Some commuters face forking out more than £50 a day more for train travel if they use new flexible tickets, according to analysis by the Labour Party.
The tickets, which went on sale last week, allow travel in England on any eight days in a 28-day period.
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The Government claimed the tickets match “modern working habits” and can save passengers who commute two or three times a week “hundreds of pounds”.
Labour’s analysis of more than 50 routes found that some commuters would pay more per day if they used the flexible tickets three days a week rather than traditional annual season tickets five days a week.
The largest price difference was between Swindon, Wiltshire and London.
On that route, an annual ticket worked out at £37 per day if used five days a week, while using flexible tickets three days a week was £54 more expensive per day, at £91.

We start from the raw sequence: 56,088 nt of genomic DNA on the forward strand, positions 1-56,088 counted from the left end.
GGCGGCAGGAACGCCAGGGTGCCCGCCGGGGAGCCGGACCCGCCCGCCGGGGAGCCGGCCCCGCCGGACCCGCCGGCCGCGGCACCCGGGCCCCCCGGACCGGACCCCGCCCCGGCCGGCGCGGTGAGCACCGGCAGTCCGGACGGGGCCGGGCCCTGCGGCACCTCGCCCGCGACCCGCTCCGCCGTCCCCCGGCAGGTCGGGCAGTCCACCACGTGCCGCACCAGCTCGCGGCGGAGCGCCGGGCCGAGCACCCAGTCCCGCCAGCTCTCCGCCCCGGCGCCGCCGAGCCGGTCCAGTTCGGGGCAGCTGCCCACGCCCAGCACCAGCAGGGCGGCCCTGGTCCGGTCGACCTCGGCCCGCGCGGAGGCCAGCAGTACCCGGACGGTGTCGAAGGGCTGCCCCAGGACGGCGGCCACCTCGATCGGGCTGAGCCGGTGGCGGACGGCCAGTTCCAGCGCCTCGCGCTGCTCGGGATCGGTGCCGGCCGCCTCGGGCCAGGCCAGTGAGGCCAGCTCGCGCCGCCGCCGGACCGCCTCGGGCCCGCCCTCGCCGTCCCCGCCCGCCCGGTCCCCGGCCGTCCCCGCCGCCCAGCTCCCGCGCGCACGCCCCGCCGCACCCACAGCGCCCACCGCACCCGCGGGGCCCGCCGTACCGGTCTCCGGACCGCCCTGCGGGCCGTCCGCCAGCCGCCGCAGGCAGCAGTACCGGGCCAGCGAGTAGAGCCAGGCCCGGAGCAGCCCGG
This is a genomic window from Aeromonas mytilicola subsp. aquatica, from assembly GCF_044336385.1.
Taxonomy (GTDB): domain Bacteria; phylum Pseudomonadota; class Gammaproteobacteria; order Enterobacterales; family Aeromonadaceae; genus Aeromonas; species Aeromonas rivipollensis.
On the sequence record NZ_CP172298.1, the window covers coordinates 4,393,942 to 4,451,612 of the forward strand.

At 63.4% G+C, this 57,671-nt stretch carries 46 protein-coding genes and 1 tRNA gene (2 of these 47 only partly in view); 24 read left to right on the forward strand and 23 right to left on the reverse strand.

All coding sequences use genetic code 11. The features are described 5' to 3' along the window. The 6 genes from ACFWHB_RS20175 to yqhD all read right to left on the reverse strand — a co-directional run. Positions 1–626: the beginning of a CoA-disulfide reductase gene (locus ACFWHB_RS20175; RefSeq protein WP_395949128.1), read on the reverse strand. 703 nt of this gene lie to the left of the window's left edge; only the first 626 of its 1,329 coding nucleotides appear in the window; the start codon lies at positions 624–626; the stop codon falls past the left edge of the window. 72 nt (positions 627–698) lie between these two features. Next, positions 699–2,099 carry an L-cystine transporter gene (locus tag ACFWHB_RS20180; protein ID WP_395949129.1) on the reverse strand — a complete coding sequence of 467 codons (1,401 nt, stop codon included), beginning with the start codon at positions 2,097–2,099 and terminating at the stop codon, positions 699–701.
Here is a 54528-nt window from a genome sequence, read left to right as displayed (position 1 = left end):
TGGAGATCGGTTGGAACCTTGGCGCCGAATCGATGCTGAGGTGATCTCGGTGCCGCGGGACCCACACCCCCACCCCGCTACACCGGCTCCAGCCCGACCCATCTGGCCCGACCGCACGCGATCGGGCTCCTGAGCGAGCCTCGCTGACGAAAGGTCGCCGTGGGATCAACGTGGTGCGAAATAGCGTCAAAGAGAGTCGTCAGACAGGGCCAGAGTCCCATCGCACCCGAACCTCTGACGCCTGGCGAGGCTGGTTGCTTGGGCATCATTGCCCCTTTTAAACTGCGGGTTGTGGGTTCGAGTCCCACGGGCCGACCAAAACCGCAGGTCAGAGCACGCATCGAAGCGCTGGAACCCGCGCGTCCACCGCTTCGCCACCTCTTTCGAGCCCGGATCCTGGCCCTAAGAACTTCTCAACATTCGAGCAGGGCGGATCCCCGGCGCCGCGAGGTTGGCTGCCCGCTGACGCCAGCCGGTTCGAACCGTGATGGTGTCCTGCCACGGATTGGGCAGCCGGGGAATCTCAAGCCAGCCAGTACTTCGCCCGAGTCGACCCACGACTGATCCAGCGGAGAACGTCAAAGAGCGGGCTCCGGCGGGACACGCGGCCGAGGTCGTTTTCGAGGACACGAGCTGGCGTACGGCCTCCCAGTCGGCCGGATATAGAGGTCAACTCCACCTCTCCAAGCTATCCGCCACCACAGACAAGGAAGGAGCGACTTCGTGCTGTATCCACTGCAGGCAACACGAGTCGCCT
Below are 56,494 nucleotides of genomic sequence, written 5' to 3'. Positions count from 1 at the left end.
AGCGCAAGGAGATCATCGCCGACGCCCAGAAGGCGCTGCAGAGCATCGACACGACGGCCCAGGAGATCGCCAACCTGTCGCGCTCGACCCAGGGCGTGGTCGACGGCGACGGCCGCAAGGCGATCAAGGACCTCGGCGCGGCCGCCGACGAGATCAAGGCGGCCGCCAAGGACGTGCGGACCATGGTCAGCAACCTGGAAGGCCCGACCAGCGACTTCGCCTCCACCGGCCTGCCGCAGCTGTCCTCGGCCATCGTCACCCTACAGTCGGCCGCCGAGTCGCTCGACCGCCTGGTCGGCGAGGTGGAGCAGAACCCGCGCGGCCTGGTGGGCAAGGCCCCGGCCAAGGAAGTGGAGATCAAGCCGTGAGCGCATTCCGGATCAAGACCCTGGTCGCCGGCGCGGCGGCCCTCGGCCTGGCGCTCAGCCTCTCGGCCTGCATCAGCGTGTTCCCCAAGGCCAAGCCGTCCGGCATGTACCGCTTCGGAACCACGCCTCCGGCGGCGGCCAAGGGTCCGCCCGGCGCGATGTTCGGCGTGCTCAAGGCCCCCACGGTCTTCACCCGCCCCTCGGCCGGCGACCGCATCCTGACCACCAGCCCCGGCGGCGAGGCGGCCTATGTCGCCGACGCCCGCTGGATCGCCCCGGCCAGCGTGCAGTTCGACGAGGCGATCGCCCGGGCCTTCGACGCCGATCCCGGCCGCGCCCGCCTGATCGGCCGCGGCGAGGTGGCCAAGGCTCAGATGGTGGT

Other examples highlighted by Labour included Ipswich to London (£41 more expensive per day), Rugby, Warwickshire, to London (£51 more expensive per day) and Petersfield, Hampshire, to London (£28 more expensive).
Shadow transport secretary Jim McMahon said: “Ministers had a real chance to make train travel a more realistic and affordable option for families who have already been hit hard in the pocket and are struggling to make ends meet after struggling through the pandemic.
“It is staggering that they are now lauding a scheme which in fact makes it more expensive for many people and hoping nobody notices.
“This failure will discourage people from getting back on to the network when restrictions ease, which will be vital for getting the sector on a stable footing.”
A Department for Transport spokesman said: “Flexible season tickets will offer most two and three-day-per-week commuters savings against buying daily tickets or traditional seasons.
“We have always been clear that passengers should consider which product best suits their journey and travel pattern.
“This will be easier than ever with the updated season ticket calculator.”
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